By Oakley Grioli, Account Coordinator
Communication is a two-way street – a helpful guide to active listening.
An interesting communications fact – people generally only remember between 25 and 50 per cent of what they see and hear, according to American Educator Edgar Dale’s Cone of Experience.
During my studies, I found this concept incredibly interesting; after all, the amount of information we are exposed to in a single day is phenomenal. One solution put forward to assist in the retention of more messages was ‘Active Listening’.
Since discovering ‘Active Listening’ I’ve been conscious to apply it throughout my professional life and my personal life.
What is active listening?
Active listening is a technique which requires the listener to fully concentrate, understand, respond and then remember what is being said; with the listener actively placing themselves in the position of the speaker, to see their perspective.
Importantly, if you’re already preparing a response in your head before what is being said is finished (something we’ve all done), you’re not actively listening, and you may miss crucial information to fully-inform your response.
Without emotion, the meaning of the message is lost.
Content + emotion = meaning is a simple formula to demonstrate how we construct messages.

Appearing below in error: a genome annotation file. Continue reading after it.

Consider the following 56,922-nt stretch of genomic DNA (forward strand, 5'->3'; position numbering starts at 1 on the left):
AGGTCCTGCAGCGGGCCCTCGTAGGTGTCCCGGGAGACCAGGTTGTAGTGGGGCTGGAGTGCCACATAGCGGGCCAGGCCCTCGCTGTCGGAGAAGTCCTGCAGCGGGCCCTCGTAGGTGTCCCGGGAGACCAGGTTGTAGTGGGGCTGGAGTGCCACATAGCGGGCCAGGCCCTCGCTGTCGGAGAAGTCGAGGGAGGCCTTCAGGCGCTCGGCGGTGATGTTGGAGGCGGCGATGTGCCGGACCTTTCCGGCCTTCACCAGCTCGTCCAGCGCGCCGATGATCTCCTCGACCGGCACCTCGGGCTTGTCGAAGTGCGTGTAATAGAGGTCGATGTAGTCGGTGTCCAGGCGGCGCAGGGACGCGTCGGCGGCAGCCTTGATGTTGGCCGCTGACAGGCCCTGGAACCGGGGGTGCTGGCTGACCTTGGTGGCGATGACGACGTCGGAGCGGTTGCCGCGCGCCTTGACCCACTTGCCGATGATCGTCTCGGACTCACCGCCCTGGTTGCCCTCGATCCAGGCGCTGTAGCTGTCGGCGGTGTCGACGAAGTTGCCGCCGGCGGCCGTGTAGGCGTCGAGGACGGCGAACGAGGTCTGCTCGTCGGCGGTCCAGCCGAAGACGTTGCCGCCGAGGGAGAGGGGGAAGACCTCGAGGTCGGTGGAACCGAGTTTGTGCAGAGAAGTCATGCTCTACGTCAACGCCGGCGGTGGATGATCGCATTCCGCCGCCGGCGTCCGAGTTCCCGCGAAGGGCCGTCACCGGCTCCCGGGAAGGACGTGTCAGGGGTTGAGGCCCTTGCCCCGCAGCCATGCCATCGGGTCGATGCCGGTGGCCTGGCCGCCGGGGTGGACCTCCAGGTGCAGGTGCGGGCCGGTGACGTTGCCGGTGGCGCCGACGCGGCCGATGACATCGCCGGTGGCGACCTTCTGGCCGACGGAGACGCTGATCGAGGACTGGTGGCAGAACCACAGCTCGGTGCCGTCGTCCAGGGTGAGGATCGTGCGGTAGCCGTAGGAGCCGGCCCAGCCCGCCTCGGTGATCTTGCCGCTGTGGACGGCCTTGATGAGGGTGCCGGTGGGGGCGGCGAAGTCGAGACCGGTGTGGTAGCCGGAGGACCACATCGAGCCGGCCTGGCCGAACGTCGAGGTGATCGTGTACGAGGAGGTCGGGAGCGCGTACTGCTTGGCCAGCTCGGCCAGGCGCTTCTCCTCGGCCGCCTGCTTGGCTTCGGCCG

Part of active listening is understanding and acknowledging the emotions of the speaker and responding accordingly to ensure the speaker feels heard and understood.
In order to be better active listeners, we need to be more open and accepting of different thoughts and opinions, even if they do challenge part of our self-identity.
There can be no effective communication in a threatening environment.
We create excuses or irrational reasoning to keep the mental pictures we create of ourselves intact, whether they are realistic or not. This is what makes active listening beneficial, as it presents itself as a non-threatening opportunity to explore outcomes and new possibilities. In this environment the speaker can decide if they are willing to accept the change and there is no judgement or pressure aimed at changing their mind.
Avoiding assumptions is key to being a good active listener.
We often make assumptions based on our own personal beliefs and experiences and can easily miss the intended meaning behind the message. By being aware of your personal assumptions and participating in conversations with an open mind you avoid conflict and misunderstandings.
Top tips to becoming a better active listener:
- Build trust and establish rapport
- Be attentive
- Demonstrate concern (verbal and non-verbal cues)
- Wait to disclose opinions (positive or negative)
- Accept speaker’s difference of opinion
- Ask specific questions to seek clarification
- Paraphrase to show your understanding
Active listening is a beneficial skill to have in our everyday communications toolkit and is incredibly powerful in organisational communication. Now you can really listen!